Kid Captain for UNI game considered Iowa football’s ‘good-luck charm’

The Kid Captain for the UNI game has a rare genetic mutation with only about 30 similar cases known worldwide.


Katina Zentz

Kid Captain Quinn Stumpf attends Kids’ Day at Kinnick Stadium on Aug. 11, 2018.

Marissa Payne, Managing Editor

In her six years of life, Quinn Stumpf has beat the odds to live and taught others a great deal.

Quinn, 6, from Riverside, Iowa, is the Kid Captain for Saturday’s Hawkeye football game against the Northern Iowa Panthers.

The Kid Captain program is a partnership between the University of Iowa Stead Family Children’s Hospital and the Hawkeyes to honor current or former Children’s Hospital patients, and it is now in its 10th year.

Quinn was diagnosed with severe hearing loss in both ears shortly after birth. Eventually, she began exhibiting other health issues, such as dystonia —  a movement disorder that causes involuntary muscle contraction — and gastrointestinal issues that led to malnutrition.

In 2015, genetic testing revealed Quinn has a gene mutation known as SPATA5 that results in conditions including epilepsy, hearing loss, dystonia, and opisthotonos — a condition which causes muscle spasms that result in painful backward arching of the head, neck, and spine.

There are about 30 cases known in the world to be similar to Quinn’s.

“She’s so rare and has so many different health issues that if her story could reach one family that is going through something like this and doesn’t know what to do, then that is enough,” Quinn’s mother, April Stumpf, said. “That is why we put in her name [for Kid Captain].”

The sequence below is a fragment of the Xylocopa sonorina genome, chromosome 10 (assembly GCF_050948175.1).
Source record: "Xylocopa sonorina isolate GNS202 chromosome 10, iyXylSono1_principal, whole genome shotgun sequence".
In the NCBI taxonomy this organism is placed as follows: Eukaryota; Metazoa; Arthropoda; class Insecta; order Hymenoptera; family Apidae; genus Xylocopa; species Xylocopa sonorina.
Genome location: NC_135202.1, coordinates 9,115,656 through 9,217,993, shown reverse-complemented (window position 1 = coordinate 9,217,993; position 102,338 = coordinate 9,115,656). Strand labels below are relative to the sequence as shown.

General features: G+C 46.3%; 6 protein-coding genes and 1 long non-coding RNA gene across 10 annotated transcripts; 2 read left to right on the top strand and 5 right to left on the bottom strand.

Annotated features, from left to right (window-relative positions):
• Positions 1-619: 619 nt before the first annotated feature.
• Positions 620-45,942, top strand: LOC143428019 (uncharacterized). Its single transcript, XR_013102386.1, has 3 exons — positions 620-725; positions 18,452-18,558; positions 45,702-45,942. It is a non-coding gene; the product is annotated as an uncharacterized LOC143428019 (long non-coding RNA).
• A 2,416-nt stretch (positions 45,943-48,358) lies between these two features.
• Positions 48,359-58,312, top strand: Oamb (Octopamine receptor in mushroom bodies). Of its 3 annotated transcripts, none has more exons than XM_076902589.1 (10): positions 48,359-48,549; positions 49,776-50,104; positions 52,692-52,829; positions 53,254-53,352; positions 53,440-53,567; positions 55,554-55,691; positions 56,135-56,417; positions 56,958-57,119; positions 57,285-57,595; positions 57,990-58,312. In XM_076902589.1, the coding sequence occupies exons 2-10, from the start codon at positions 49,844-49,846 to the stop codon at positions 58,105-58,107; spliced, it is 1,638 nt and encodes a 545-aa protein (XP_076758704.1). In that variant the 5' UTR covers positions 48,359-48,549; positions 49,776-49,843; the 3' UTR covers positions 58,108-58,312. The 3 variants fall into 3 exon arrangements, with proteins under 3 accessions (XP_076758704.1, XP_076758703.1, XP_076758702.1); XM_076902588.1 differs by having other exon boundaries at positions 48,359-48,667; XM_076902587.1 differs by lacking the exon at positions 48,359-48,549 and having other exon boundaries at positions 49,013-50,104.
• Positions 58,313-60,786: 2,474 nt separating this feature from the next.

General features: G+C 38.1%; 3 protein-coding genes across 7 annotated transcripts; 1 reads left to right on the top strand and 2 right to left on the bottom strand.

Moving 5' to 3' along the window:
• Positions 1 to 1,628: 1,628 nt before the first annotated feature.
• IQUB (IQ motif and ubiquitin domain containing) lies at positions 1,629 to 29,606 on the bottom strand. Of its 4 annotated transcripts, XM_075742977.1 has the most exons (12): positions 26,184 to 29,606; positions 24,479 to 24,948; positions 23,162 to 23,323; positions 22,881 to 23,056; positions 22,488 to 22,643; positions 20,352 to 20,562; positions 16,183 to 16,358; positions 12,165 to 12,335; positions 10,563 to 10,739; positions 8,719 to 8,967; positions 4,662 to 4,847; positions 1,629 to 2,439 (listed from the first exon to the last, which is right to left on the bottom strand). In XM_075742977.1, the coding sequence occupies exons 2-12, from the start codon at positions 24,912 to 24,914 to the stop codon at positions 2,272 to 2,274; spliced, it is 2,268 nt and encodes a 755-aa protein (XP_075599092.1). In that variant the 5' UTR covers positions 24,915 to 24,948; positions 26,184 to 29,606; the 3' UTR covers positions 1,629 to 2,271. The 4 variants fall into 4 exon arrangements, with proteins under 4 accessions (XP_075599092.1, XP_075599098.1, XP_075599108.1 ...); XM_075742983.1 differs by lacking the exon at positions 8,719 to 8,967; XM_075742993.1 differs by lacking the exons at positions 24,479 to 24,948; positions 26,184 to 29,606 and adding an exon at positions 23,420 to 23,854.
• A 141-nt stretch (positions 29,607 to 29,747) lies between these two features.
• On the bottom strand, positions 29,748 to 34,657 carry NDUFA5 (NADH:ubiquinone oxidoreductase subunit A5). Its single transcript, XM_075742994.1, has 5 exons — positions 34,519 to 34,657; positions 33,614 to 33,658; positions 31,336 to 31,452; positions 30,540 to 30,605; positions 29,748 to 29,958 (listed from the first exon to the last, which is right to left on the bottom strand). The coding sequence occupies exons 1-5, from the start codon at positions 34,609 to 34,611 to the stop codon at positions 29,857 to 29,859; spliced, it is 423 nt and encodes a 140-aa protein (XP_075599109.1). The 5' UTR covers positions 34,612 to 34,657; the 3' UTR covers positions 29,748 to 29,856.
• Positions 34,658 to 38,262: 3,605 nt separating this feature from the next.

Stumpf said Quinn wasn’t expected to live past age 2, but medical professionals now anticipate she will live to be around 10.

Her daughter “has already surpassed so many odds,” Stumpf said, and she continues to amaze those around her.

Quinn has an older brother and younger sister who, Stumpf said, have learned to be empathetic because of what they’ve seen Quinn experience.

“She is loved by so many. She is kind of my teacher,” Stumpf said. “I feel like her purpose in life and her life is to be a teacher and bring inspiration to others and help others.”

Jane Brokel, Quinn’s day nurse, said Quinn deserves to be a Kid Captain given the trials and tribulations she has experienced.

“You just don’t give up,” Brokel said about caring for Quinn. “She continues to amaze me as a nurse because the pain … that she has experienced throughout her life was nothing that I’ve seen in my nursing career of 42 years.”

Brokel shares Stumpf’s opinion that Quinn is a teacher to those who know her.

“Quinn’s going to teach us about this condition that she has, and we’re going to work with her,” Brokel said.

The family members take their cues on how to respond to Quinn’s disorder from Quinn herself, grandmother Mary Jane Stumpf said.

“She’s come a long way, and we’re really proud of her,” she said. “… We see how strong she is, so we take the lead from her, and we’re strong, too.”

The Stumpfs consider Quinn to be the Hawkeyes’ good-luck charm, April Stumpf said. Every Saturday, Quinn dons Hawkeye gear and holds onto a lucky Iowa football during the games.

When Quinn’s time comes to walk onto the field of Kinnick on Saturday, April Stumpf said, she thinks Quinn will sense the energy the crowd generates all in support of her.

“I kind of call this her graduation because chances are she may not have a graduation. What better graduation than to have it in front of 70,000 people?” she said. “To see her be honored for all that she’s gone through, and to be able to tell her story, and help other families, and highlight the great things that the UI has done for her, it’s amazing.”